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Finding a College or University
Before searching for colleges, it’s important to first list potential career interests and possible majors. Consider academic programs, reputation, region of the country, size, extracurricular activities, visual and performing arts opportunities, class size, scholarship and financial aid information.
Some resources to help you search for a college or university that suits you best:
nces.ed.gov/collegenavigator A site to research the net price per income bracket for each school.
bigfuture.collegeboard.org A College Board site with information about funding and testing.
aicad.org An site for esearching art schools.
collegeatlas.org A comprehensive college resource and school search engine.
aztransfer.com Information about transferring between Arizona universities and community colleges.
nacrc.net A comprehensive college search and planning website created by the Northern Arizona College Research Center.
accreditedonlinecolleges.org A list of accredited online colleges by state with research programs, accredited programs and accreditation details.
To apply to multiple schools at the same time, use the Common Application–commonapp.org/CommonApp/default.aspx.
online.onetcenter.org A link for researching career options.
Arizona State University www.asu.edu
Northern Arizona University www.nau.edu
College Tests & Application Fee Waivers
Fee waivers for college applications are available to those who qualify. Fee waiver request forms are available through the College Board, ACT, and NACAC (National Association for College Admission Counseling).
The Application Package | The Essay
Your essay should clearly demonstrate how you’re an ideal fit for the institution you’re applying to. Study the philosophy and mission statement of the school and find ways to speak to how your interests, abilities and accomplishments reflect the school’s philosophy. You can’t simply recycle essays; each essay should be unique and tailored to the school to which you’re applying.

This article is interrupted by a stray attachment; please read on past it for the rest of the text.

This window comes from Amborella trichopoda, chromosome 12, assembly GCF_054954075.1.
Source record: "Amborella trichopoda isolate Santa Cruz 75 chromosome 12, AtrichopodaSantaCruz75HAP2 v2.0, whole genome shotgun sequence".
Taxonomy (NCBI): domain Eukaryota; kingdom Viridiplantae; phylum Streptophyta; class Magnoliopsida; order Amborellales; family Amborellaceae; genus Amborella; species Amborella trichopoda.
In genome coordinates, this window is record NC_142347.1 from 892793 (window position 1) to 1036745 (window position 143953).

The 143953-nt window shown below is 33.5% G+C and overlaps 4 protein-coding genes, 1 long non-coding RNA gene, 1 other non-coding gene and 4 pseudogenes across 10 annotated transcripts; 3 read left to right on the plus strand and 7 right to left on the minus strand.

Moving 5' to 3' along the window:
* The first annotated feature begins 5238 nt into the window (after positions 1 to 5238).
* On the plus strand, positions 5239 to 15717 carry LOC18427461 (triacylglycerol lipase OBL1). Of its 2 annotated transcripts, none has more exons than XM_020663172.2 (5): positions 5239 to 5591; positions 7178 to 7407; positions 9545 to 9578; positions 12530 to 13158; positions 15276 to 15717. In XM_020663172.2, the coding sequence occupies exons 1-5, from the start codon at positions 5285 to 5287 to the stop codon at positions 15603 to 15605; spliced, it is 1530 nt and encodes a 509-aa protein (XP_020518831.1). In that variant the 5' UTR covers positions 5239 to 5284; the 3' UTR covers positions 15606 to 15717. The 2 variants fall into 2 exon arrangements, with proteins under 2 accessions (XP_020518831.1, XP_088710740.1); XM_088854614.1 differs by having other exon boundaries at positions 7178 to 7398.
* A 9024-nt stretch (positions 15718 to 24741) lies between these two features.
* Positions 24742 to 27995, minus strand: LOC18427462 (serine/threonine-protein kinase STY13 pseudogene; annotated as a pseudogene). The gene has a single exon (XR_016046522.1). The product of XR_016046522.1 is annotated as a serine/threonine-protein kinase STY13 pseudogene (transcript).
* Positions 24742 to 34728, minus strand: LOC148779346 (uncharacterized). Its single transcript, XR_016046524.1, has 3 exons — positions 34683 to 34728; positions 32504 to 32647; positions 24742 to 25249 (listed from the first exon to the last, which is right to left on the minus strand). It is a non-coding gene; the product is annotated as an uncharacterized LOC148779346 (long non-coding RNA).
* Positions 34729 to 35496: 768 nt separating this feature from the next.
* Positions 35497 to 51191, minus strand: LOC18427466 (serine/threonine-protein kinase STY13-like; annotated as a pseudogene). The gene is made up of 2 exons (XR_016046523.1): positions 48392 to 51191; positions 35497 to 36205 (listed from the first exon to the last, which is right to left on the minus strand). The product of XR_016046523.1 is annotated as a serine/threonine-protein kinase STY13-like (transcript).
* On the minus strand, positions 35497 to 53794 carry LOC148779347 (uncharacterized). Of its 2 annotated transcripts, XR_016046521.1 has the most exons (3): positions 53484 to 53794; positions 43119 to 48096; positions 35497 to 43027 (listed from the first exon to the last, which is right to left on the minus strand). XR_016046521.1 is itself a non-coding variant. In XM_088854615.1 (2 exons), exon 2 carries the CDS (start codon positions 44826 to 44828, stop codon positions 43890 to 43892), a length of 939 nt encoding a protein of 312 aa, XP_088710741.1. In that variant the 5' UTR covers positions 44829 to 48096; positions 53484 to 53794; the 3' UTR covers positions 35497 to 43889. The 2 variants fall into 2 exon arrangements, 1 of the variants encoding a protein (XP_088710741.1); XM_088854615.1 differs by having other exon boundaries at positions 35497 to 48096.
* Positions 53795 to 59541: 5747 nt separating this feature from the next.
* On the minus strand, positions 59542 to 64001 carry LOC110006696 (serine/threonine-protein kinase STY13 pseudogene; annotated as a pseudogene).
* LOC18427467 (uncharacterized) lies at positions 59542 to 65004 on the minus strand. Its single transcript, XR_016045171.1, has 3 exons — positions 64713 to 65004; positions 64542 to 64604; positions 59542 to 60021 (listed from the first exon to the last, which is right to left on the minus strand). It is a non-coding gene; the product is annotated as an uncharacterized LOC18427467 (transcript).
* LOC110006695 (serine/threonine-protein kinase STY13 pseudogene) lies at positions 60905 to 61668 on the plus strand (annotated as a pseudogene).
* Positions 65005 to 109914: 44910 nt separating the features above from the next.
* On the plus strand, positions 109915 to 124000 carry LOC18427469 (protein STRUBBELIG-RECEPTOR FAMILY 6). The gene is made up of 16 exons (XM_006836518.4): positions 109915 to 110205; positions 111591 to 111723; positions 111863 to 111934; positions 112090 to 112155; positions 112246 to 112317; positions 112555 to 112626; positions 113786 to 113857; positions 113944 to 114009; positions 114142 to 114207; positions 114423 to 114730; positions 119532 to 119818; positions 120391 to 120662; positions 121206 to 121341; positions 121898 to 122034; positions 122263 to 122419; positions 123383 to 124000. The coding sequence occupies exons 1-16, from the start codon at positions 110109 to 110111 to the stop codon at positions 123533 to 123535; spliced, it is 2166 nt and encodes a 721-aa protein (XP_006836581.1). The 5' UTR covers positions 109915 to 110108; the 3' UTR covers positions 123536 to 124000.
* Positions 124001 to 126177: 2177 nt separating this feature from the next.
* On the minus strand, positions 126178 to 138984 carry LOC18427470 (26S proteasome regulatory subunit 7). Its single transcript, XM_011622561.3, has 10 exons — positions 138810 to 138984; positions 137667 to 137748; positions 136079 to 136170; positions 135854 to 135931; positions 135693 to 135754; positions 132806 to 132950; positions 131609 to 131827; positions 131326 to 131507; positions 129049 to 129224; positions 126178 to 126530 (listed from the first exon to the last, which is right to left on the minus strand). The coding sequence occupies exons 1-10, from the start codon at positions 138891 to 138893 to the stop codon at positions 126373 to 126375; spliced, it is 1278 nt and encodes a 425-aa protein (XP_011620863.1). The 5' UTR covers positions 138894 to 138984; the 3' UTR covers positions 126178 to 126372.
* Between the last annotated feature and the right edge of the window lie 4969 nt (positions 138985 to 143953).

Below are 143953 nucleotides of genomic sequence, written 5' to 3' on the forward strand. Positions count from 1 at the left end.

Your essay should be consistent with the information provided in other parts of your college application. At its best, the essay supports and expands information provided elsewhere. For example, if your grades and test scores are outstanding, you don’t need to state that you’re an excellent student. Instead, discuss what motivates you or how you’ve developed your work ethic and how it applies to other aspects of your life.
Colleges also want to see a sample of your writing, so the essay should be well-crafted and free of errors. Brainstorm, pre-write and write multiple drafts. Enlist others to proofread your essay and offer suggestions.
Resources to help with writing the college application essay:
The Application Package | Letters of Recommendation
Please allow the recommender at least three weeks to prepare your letter of recommendation. The more time you allow, the less rushed the writer will be. Also provide the following:a stamped envelope with the proper address and/or the email address for the recommendation form when completing online applications
- the date by which the recommendation is due
- a completed information form: see below
Ideally, each recommender will provide slightly different information and a slightly different angle on why you are right for a particular college, scholarship or program. Also, all parts of your application should work together to form a cohesive picture. Some questions for you to answer and give to those you asked to recommend you:
- Why are you a good fit for this particular university or scholarship?
- If not answered above, what are your future goals?
- What will make you stand out from others who are applying?
- Describe an area/class in which you excelled academically.
- Discuss any extracurricular, service or leadership activities that may assist you in this application.